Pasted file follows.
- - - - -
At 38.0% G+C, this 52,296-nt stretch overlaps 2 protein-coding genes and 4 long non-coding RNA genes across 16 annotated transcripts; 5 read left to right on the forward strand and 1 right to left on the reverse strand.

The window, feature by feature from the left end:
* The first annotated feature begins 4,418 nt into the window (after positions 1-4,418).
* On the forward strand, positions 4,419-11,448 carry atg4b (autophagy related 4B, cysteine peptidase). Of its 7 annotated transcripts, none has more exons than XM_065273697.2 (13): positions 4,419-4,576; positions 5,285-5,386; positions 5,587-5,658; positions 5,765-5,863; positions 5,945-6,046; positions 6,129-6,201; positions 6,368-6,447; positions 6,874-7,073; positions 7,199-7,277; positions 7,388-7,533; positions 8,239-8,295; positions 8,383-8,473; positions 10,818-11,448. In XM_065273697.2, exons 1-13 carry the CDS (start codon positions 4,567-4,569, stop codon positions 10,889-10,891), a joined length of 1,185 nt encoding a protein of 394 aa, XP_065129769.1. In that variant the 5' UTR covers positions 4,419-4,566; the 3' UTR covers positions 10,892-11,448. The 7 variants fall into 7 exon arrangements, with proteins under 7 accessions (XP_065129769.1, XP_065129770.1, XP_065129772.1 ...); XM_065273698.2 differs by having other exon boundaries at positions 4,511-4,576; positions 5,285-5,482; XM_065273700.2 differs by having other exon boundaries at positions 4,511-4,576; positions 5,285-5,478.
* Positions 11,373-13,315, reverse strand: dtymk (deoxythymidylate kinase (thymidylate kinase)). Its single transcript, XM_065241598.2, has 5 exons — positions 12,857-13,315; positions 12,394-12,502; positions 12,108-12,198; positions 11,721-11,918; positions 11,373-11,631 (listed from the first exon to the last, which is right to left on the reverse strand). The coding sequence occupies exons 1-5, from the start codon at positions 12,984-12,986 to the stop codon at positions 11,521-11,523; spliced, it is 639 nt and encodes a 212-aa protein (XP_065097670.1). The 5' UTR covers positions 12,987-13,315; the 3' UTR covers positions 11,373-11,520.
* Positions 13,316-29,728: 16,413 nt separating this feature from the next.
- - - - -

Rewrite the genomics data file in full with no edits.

At 38.0% G+C, this 52,296-nt stretch overlaps 2 protein-coding genes and 4 long non-coding RNA genes across 16 annotated transcripts; 5 read left to right on the forward strand and 1 right to left on the reverse strand.

The window, feature by feature from the left end:
* The first annotated feature begins 4,418 nt into the window (after positions 1-4,418).
* On the forward strand, positions 4,419-11,448 carry atg4b (autophagy related 4B, cysteine peptidase). Of its 7 annotated transcripts, none has more exons than XM_065273697.2 (13): positions 4,419-4,576; positions 5,285-5,386; positions 5,587-5,658; positions 5,765-5,863; positions 5,945-6,046; positions 6,129-6,201; positions 6,368-6,447; positions 6,874-7,073; positions 7,199-7,277; positions 7,388-7,533; positions 8,239-8,295; positions 8,383-8,473; positions 10,818-11,448. In XM_065273697.2, exons 1-13 carry the CDS (start codon positions 4,567-4,569, stop codon positions 10,889-10,891), a joined length of 1,185 nt encoding a protein of 394 aa, XP_065129769.1. In that variant the 5' UTR covers positions 4,419-4,566; the 3' UTR covers positions 10,892-11,448. The 7 variants fall into 7 exon arrangements, with proteins under 7 accessions (XP_065129769.1, XP_065129770.1, XP_065129772.1 ...); XM_065273698.2 differs by having other exon boundaries at positions 4,511-4,576; positions 5,285-5,482; XM_065273700.2 differs by having other exon boundaries at positions 4,511-4,576; positions 5,285-5,478.
* Positions 11,373-13,315, reverse strand: dtymk (deoxythymidylate kinase (thymidylate kinase)). Its single transcript, XM_065241598.2, has 5 exons — positions 12,857-13,315; positions 12,394-12,502; positions 12,108-12,198; positions 11,721-11,918; positions 11,373-11,631 (listed from the first exon to the last, which is right to left on the reverse strand). The coding sequence occupies exons 1-5, from the start codon at positions 12,984-12,986 to the stop codon at positions 11,521-11,523; spliced, it is 639 nt and encodes a 212-aa protein (XP_065097670.1). The 5' UTR covers positions 12,987-13,315; the 3' UTR covers positions 11,373-11,520.
* Positions 13,316-29,728: 16,413 nt separating this feature from the next.